Giving Tree Ventures make healthy and innovate fruit and vegetable crisps with flavours including broccoli, pumpkin, mixed vegetables, mango, strawberry, apple and peach. Their freeze or vacuum dried products count as one of your five a day and are rich in antioxidants, potassium and fibre.
Key customers are retailers such as Whole Foods, Planet Organic and Ocado with end consumers anyone looking for a healthier alternative to normal crisps, especially parents looking for healthy snacks for their kids.
Its freeze drying process is an innovate technology used by Nasa to deliver long shelf life food to astronauts. For the first time the company is bringing this to the consumer at a manageable retail price.
Having already made their mark in Malta and Cyprus, CommonwealthFirst looks forward to helping the business extend its reach into Australia, New Zealand, South Africa and Canada.
Interview | Jonathan Newman, Managing Director
Jonathan Newman, Managing Director
What exactly is vacuum frying and freeze drying, and is it healthy?
Freeze drying is a process whereby the fruit is frozen and the moisture is removed via a vacuum. This means 100% of the nutritional content is retained without the need for preservatives. Vacuum frying is a process whereby the vegetables are fried at a very low temperature in a small amount of healthy rice bran oil. At this temperature, lee oil is absorbed and the nutritional content is retained due to the temperature.
How did the idea for your business come about?
On my travels to the US I noticed how big the freeze dried snack category was. In the UK it’s virtually non-existent. Freeze drying is a brilliant process that preserves the nutritional content leaving a really light, crispy and most importantly, healthy snack without the need of preservatives or added sugar.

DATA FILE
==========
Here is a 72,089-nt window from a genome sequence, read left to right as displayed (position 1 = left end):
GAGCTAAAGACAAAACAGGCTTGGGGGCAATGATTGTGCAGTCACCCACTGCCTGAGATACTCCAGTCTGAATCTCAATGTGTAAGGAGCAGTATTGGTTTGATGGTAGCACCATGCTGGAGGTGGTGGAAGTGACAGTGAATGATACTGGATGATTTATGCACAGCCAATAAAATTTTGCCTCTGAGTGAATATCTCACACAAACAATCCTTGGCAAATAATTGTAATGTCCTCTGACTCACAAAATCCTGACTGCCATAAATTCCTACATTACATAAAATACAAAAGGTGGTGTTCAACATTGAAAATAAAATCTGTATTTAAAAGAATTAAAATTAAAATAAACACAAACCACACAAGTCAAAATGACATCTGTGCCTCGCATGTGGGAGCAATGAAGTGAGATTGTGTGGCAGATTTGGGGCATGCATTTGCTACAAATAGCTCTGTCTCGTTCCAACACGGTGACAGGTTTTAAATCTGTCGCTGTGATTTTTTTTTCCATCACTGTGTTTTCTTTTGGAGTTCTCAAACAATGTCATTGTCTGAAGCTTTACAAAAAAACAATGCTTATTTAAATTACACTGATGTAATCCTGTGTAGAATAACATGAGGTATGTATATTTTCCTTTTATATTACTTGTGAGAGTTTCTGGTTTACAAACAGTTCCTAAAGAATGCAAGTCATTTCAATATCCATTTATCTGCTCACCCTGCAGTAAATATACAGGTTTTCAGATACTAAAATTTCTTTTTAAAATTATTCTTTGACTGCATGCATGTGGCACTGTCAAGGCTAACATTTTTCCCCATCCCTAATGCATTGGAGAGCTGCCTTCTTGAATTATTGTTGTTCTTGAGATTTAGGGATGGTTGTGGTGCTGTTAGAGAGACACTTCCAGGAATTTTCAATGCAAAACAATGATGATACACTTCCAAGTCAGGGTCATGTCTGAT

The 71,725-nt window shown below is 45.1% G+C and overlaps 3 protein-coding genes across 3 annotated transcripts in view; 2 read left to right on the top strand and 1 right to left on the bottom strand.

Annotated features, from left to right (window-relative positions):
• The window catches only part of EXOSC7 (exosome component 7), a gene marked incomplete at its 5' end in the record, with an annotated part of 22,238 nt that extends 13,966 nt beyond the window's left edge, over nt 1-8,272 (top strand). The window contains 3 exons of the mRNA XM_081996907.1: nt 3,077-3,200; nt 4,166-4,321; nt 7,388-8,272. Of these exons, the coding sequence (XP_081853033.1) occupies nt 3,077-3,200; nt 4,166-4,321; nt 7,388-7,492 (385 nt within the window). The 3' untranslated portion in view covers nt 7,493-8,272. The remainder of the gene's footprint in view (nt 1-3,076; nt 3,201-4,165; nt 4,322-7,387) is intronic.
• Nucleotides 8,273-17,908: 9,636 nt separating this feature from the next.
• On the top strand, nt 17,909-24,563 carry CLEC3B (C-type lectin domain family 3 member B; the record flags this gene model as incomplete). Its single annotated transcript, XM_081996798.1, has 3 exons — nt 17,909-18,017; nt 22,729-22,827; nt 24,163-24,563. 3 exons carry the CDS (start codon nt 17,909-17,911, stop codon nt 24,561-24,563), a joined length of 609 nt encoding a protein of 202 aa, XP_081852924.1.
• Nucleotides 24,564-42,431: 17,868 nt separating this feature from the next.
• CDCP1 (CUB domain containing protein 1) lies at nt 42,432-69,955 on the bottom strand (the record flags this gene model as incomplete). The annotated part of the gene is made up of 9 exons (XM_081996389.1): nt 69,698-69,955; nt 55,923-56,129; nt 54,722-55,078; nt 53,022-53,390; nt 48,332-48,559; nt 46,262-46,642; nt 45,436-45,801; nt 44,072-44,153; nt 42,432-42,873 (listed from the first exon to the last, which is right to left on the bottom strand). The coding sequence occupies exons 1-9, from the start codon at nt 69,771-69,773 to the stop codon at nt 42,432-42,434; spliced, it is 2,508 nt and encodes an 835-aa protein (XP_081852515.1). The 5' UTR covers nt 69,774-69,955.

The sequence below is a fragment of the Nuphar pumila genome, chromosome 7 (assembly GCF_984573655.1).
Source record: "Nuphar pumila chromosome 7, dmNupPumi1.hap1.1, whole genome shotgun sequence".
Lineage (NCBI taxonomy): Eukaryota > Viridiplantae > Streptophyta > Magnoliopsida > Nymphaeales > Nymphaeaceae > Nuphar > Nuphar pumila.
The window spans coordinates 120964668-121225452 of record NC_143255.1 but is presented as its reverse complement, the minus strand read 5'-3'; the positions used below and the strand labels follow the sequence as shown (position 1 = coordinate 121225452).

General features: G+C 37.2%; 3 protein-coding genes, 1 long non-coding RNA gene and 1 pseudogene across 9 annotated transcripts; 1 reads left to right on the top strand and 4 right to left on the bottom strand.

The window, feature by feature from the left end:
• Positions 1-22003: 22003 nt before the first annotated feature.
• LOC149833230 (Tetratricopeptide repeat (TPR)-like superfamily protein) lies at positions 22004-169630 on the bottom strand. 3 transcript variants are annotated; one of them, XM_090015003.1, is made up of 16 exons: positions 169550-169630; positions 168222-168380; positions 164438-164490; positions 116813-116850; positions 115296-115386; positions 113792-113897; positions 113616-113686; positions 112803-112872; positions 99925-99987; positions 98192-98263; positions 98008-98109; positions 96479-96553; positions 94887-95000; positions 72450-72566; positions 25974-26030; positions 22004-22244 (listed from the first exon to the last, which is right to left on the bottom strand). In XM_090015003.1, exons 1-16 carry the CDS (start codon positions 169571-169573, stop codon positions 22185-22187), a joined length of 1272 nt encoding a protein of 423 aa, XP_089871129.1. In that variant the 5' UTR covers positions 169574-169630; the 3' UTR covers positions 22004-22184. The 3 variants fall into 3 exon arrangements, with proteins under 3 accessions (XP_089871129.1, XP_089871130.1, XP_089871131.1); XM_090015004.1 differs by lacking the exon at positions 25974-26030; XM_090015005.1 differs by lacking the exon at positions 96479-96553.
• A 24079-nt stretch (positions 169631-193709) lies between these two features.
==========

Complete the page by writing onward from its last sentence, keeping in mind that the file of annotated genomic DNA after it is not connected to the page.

How do you ensure the best taste and what’s your most popular product?
Strawberry followed by broccoli. Getting the taste and the texture right took a lot of work and development. It starts with picking the perfect fruit and veg at the optimum ripeness. Then it is about timing and temperature. A lot of freeze dried fruit can taste like polystyrene packaging – just air. However ours is bursting with flavour and has a light crispy texture.
What difficulties have you encountered setting up your business?
Traditionally freeze drying is a very expensive process, so bringing this to market at a reasonable price to the consumer has been the biggest challenge. Getting the texture right was also difficult. Finally, financing the start of any business can be challenging
What are the biggest trade and export challenges you face?
To have any chance of success, you have to sell to a foreign buyer much lower than anyone else you would sell to. This is to account for shipping, any import duties etc. This really eats into your margins. In addition, we’ve done well in a few markets and so keeping up with supply has been an issue for us.
What are the most crucial things you have done to grow and develop your business?
Ensuring good credit terms with my suppliers, and also ensuring I have enough cash to finance my business!
What are you hoping to get out of the CWF programme?
I’m interested in exploring and exporting to commonwealth countries.
What is a typical working day for you?
Well, as an entrepreneur, you really have to do a bit of everything! But I’m on XERO, my accounts package all day. This helps me stay on top of sales, bills, and cash flow. Then I have a hand in marketing, new business, logistics, design and everything else that appears during a given day.
Where would you like your business to be in 5 years time?
I’d like to have sold a stake to a strategic partner which will help us grow out distribution and break through that independent ceiling.
Do you have any exciting projects/products in the pipeline?
We are working on a range of freeze dried products aimed specifically for children and lunch boxes. In addition we are looking at some innovate new flavours never been seen before!
What advice would you give to anybody looking to set up an SME?
Don’t just think about it. Do it. But also make sure you are sufficiently funded. Ensure your idea is innovative but also scalable and does not face too much competition or barrier to entry.